The effects of SbO4L on PCF and CEM are illustrated in Figure 4 and Table 1. Both PCF and CEM are affected by SbO4L in a dose-dependent manner. As the concentration of SbO4L increases from 0 to 74 µg/ml, PCF and CEM decrease from 8.0 to 0.7 kDynes and 18.3 to 0.6 kDynes/cm2, respectively. These results parallel those measured through TEG. When comparisons are made with enoxaparin, essentially identical results are observed except for the difference in the concentration of enoxaparin necessary to prevent clotting. Whereas a reduction in PCF value of <1.0 kDynes was achieved at 74 µg/ml (or 6.2 µM) for SbO4L, it was achieved at 2.0 µg/ml (0.4 µM) for enoxaparin. Comparable results were also obtained at these doses when using PRP (platelet count ~200,000) insteadof human whole blood (see Supplementary Figure S2). These results suggest that SbO4L-mediated targeting of the GPIbα site of thrombin exosite 2 inhibits platelet activation resulting in significant reduction in PCF and CEM.
To assess whether the anticoagulant and antiplatelet activities of SbO4L translate into in vivo antithrombotic activity, we utilized two well-characterized mouse arterial thrombosis models including the FeCl3-induced  and the Rose Bengal-induced [39,51] artery injury models. Both models have been extensively utilized in the literature for studying anticoagulants [39,52], although neither model exactly simulates the pro-thrombotic state that humans typically experience. In fact, FeCl3 is considered to produce a severe injury, in comparison to a pro-thrombotic state in humans, and is typically accompanied by desquamation of vascular endothelium . This implies that an agent that suppresses arterial occlusion following FeCl3 injury is likely to exhibit good antithrombotic potential in higher animals. Finally, detailed studies of dose-dependent reduction in thrombosis using the FeCl3-induced arterial injury model have been published in the literature for enoxaparin [54,55] and full-length heparin .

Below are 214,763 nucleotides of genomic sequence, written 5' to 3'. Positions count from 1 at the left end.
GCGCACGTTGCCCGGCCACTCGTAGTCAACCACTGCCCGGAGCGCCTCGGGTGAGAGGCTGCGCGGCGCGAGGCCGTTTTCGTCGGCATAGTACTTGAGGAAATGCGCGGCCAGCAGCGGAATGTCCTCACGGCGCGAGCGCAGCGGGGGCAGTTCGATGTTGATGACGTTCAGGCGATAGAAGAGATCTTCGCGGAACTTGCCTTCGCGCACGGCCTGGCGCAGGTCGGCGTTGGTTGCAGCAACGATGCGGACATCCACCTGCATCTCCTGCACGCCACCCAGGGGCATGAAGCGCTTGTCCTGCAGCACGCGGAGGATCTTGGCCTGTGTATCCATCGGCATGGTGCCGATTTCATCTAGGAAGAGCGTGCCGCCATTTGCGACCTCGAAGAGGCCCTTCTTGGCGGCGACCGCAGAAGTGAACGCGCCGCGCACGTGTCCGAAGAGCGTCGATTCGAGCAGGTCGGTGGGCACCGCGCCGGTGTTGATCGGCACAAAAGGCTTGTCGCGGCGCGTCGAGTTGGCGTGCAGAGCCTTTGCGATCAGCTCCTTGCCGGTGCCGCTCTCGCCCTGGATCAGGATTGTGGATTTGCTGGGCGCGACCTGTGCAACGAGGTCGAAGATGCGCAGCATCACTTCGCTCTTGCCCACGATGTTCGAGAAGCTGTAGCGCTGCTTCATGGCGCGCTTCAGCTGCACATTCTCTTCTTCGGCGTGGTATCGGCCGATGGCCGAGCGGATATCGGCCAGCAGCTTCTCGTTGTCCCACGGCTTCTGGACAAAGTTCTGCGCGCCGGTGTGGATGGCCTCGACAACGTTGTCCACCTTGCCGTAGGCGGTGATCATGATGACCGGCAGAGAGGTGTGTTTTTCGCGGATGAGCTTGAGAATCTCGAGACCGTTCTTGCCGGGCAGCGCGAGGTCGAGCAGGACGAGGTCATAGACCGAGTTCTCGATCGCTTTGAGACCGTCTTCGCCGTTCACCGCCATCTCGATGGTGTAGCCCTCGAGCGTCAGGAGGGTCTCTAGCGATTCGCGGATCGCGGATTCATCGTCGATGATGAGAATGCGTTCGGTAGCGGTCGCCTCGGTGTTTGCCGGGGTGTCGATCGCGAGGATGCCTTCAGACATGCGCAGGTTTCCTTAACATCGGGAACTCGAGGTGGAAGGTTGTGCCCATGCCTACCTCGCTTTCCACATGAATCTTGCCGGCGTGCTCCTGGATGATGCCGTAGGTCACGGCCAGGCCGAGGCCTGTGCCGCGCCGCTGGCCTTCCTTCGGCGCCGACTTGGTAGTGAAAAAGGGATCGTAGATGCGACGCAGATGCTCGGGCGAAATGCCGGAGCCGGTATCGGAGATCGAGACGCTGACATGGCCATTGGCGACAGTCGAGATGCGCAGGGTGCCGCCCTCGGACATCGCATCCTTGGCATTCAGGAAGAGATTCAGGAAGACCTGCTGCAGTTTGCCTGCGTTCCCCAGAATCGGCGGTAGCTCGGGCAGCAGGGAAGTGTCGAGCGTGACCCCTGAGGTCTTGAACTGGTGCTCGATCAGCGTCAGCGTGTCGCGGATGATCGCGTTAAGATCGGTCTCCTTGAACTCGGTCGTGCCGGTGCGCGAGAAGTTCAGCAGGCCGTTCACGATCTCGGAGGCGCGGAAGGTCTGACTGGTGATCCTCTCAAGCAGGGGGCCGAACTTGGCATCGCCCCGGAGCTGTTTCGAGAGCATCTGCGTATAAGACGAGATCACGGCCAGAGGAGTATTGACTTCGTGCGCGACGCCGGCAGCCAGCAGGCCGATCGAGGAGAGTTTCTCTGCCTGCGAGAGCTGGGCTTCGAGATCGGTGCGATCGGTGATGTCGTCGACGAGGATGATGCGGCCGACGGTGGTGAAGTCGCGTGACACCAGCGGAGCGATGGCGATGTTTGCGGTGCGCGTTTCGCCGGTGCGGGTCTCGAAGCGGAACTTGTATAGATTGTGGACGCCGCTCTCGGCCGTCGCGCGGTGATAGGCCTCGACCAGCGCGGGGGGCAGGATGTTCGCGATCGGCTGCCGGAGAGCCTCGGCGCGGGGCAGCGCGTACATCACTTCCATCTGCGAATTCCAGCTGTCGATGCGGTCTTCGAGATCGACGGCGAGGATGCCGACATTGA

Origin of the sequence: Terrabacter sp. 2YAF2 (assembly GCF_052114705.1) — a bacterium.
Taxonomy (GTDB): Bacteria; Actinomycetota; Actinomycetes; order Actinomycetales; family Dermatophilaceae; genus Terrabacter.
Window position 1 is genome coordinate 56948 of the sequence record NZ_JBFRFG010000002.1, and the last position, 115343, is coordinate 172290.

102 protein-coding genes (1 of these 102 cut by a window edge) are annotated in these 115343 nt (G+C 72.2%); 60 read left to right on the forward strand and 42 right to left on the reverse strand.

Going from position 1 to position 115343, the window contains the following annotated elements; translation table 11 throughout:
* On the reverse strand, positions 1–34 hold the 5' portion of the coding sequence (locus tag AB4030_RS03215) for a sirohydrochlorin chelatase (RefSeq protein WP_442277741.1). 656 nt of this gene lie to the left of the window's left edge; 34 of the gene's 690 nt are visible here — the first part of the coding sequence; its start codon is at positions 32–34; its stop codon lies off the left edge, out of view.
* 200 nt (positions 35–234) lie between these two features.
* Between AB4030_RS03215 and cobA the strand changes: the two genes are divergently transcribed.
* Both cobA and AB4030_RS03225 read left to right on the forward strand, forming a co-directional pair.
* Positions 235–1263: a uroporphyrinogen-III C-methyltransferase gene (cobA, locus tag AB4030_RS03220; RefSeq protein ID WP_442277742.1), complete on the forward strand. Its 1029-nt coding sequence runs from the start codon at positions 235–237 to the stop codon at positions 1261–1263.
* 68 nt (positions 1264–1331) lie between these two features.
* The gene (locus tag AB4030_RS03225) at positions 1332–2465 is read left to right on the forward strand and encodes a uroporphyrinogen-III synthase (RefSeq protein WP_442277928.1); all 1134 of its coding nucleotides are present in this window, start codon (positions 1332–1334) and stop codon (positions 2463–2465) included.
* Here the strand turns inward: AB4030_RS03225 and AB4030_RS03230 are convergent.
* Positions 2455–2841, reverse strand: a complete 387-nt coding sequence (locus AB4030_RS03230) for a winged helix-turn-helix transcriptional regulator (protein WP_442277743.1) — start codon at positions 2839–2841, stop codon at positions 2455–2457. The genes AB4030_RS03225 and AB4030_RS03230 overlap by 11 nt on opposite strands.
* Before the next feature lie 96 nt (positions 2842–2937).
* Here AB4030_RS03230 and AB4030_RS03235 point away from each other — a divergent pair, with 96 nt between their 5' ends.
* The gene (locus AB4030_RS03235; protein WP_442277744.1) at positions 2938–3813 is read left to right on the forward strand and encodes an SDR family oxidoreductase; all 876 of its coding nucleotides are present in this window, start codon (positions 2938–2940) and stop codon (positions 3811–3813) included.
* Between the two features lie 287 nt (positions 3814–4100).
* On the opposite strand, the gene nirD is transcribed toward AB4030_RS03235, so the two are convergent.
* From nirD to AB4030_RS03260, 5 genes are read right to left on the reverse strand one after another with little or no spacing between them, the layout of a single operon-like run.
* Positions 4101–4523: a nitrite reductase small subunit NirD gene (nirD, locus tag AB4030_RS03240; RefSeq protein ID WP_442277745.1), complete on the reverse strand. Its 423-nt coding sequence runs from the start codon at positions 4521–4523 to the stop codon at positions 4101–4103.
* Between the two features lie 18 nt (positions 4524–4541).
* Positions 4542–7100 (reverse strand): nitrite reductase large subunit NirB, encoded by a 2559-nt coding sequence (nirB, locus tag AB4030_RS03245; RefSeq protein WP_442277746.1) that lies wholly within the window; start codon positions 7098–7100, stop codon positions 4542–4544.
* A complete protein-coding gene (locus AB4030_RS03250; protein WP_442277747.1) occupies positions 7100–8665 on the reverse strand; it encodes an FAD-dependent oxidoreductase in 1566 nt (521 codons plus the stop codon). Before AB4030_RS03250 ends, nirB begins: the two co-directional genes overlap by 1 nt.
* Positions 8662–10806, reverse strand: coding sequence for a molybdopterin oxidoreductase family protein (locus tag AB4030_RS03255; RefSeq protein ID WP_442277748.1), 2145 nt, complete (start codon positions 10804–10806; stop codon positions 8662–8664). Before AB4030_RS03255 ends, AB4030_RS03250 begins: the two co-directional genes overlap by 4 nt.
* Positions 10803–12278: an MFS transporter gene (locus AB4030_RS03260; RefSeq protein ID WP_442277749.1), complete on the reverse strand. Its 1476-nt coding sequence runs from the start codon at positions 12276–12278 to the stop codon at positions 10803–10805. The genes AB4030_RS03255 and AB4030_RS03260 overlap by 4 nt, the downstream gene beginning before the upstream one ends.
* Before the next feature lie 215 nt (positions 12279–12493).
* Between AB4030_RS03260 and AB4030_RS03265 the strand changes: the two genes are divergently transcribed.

Exposure of the carotid artery of wild type mice to a 3.5% solution of FeCl3 resulted in the formation of an occlusive platelet-rich thrombus within 15 min. When SbO4L was injected approximately 10 mins before the application of FeCl3 patch, distinct reduction in extent of thrombus formation was observed (Figure 5). At 100 µg per animal, no significant effect was observed probably because thrombin was not saturated but at 250 or 500 µg dose, SbO4L prevented occlusion in ~35 to 50% of arteries studied. In contrast, administration of 1 mg SbO4L prevented occlusion in 100% of arteries studied (Figure 5). In comparison, literature reports indicate that a comparable ~1 mg dose of enoxaparin results in approximately 50% reduction in thrombosis in identical FeCl3-induced thrombosis models [54,55].